Summers claimed that in addition to bugging Marilyn’s phones, there were also attempts to place “room bugs” throughout her home. The equipment installed included a microphone that was as small as “a grain of rice,” that supposedly was invisible once installed in the woodwork. Summers wrote that some believed the Kennedy family was behind the bugging because they were worried details about Marilyn’s alleged relationships with both John F. Kennedy and Robert Kennedy would ruin the family’s political dynasty. A couple renovating the house in the 1970s found a phone tapping system installed throughout the house.
Marilyn allegedly told her friends that she had a thing for older men. In the 1940s, Marilyn and actor Shelley Winters were roommates. The duo made a list of men they wanted to sleep with. According to Winters, there was no one under 50 years old on Marilyn’s list. “I never got to ask her before she died how much of her list she had achieved, but on her list was Albert Einstein, and after her death, I noticed that there was a silver-framed photograph of him on her white piano.”
Marilyn longed to play Jean Harlow, who was one of her idols, in a biopic. Sidney Skolsky, a gossip columnist who was close friends with Marilyn, planned to produce the film. Marilyn and Harlow had a lot in common. Both stars died young. DiMaggio even got the idea to have weekly roses delivered to Marilyn’s grave from Harlow’s fiancé William Powell. On their wedding day, Marilyn allegedly asked DiMaggio to do the same for her in the event that she died young. DiMaggio followed through with the promise.
Although Marilyn and Hugh Hefner never met, the Playboy founder said he felt a deep connection to her. When Playboy launched in 1953, Hefner used a nude photo of Marilyn as the first Sweetheart of the Month. Marilyn wasn’t even paid directly for the use of the photos, which had been taken years before when Marilyn agreed to pose for a pinup photographer. The photographer then sold the collection of photos he took to the Western Lithograph Co., who then used them in a calendar that went on to make millions. After seeing the photos, Hefner decided he would purchase them to use in his first issue, but never got direct permission to use Marilyn’s likeness.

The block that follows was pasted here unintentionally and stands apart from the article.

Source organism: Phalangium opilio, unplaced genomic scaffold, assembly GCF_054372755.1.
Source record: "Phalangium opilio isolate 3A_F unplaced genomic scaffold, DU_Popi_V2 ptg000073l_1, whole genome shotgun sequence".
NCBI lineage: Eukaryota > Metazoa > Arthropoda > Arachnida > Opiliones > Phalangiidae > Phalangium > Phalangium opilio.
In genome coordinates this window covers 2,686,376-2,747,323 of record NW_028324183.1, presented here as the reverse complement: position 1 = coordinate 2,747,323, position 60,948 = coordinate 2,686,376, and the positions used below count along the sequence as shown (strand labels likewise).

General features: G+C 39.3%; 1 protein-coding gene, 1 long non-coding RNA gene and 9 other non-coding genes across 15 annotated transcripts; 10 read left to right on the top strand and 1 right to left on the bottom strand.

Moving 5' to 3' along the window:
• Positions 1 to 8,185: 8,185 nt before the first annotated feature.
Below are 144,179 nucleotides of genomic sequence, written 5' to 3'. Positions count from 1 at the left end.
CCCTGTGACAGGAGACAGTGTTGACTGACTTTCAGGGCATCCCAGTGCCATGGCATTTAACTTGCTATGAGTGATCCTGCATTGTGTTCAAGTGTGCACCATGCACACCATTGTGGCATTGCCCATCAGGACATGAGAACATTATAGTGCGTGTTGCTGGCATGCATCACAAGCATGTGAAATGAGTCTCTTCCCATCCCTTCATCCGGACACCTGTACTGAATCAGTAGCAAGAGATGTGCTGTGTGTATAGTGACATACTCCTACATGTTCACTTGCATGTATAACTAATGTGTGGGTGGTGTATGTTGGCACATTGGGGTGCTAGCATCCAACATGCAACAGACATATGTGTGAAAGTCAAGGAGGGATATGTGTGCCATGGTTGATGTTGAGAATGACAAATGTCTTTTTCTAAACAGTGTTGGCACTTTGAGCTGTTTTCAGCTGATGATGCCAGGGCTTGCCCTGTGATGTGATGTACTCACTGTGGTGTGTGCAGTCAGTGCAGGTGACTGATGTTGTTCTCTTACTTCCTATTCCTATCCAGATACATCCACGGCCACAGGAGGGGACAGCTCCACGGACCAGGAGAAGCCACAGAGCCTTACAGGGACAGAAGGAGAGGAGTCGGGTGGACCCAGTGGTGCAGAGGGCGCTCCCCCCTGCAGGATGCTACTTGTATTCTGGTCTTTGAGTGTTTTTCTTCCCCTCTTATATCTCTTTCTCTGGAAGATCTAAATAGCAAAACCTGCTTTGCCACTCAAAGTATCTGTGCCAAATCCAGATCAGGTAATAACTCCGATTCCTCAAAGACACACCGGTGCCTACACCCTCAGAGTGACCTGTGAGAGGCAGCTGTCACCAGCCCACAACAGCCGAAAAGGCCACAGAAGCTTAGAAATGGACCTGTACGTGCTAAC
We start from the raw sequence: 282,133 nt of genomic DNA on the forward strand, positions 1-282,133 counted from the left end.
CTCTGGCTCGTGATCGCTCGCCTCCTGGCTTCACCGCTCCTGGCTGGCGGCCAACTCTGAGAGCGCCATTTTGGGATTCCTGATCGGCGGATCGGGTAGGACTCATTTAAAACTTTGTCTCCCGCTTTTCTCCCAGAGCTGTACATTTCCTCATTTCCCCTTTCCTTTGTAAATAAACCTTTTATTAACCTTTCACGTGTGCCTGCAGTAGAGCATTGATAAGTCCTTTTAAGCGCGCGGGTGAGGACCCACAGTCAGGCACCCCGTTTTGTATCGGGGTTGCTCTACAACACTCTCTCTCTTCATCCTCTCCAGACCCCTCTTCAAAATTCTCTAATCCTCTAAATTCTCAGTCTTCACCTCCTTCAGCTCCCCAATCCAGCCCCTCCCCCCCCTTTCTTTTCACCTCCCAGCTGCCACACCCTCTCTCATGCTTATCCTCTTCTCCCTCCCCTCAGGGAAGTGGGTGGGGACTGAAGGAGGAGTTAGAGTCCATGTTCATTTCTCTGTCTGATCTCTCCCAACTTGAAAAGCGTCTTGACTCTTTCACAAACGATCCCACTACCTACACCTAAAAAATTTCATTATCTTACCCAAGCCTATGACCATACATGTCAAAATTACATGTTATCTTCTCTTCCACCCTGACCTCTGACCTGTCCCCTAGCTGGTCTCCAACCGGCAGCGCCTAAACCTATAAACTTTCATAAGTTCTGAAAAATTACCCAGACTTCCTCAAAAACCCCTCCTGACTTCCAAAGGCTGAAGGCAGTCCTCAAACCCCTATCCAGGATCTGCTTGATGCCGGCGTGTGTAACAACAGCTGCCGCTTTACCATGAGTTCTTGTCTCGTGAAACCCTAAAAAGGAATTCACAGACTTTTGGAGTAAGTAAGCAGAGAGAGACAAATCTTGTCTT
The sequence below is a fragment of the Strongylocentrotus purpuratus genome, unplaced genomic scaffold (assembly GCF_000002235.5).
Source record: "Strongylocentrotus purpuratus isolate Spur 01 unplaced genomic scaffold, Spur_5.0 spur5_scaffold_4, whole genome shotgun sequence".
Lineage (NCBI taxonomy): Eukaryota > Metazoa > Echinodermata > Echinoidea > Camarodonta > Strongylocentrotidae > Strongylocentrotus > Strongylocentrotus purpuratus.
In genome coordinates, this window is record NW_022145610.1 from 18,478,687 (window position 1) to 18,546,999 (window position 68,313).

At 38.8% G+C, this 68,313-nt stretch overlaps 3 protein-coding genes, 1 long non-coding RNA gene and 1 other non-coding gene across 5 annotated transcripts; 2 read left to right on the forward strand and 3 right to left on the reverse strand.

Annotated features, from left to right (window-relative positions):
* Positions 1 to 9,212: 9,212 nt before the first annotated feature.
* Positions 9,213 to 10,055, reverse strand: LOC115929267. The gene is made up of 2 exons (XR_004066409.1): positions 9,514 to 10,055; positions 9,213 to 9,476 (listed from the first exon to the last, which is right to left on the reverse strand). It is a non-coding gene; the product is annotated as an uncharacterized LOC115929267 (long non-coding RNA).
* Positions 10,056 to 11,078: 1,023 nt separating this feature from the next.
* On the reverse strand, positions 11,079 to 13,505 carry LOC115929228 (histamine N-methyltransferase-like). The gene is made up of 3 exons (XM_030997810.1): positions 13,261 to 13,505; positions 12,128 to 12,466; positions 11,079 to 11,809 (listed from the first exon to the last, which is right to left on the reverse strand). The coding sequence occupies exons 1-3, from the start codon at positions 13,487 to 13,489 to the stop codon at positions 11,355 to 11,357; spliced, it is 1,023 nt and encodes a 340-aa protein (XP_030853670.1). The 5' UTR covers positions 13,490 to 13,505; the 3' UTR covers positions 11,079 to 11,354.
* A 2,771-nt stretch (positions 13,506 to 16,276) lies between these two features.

“I never even received a thank-you from all those who made millions off a nude Marilyn photograph,” she said in Marilyn: Her Life in Her Own Words. “I even had to buy a copy of the magazine to see myself in it. … I admitted it was me who posed for that nude calendar even when the Fox executives became nervous and believed this would cause the ruination of any films I would appear in and also the end of my movie career. Of course, they were wrong. The fans, my public, cheered when I admitted it was me, and that calendar and that Playboy first-issue publicity helped my career.” In 1992, Hefner spent $75,000 to purchase the crypt beside Marilyn’s. “I’m a believer in things symbolic,” he told the Los Angeles Times. “Spending eternity next to Marilyn is too sweet to pass up.” In 2017, Hefner was buried next to Marilyn.
Marilyn was an outspoken advocate for civil rights. While in foster care, one of Marilyn’s foster parents worked as a mail carrier in a predominately Black area, which biographers said contributed to her progressive views on race. On the set of All About Eve in 1950, Marilyn was warned to hide the politically radical books she was reading. Once Marilyn and Arthur Miller got married, Marilyn became even more politically involved. In 1960, she became a founding member of the Hollywood branch of the Committee for a Sane Nuclear Policy and was elected as an associate delegate to Connecticut’s Democratic caucus. Marilyn also shared support for the Civil Rights Movement.
When Marilyn died in 1962, she left 25% of her assets to her psychiatrist, Dr. Marianne Kris, with the caveat that it would be used “for the furtherance of the work of such psychiatric institution or group as she shall elect.” Her portion of the estate was transferred to the Anna Freud Centre in London, where the funds were used to help children struggling with their mental health.
And finally, Marilyn loved to read and had over 400 books in her home. She once said that when she was bored, she would go to a local bookstore to pass the time. “I just open books at random — or when I come to a page or a paragraph I like, I buy that book,” she said. It has been alleged that at the time of her death, she was reading Harper Lee’s To Kill a Mockingbird and Captain Newman, M.D., a book based on the life of her psychiatrist.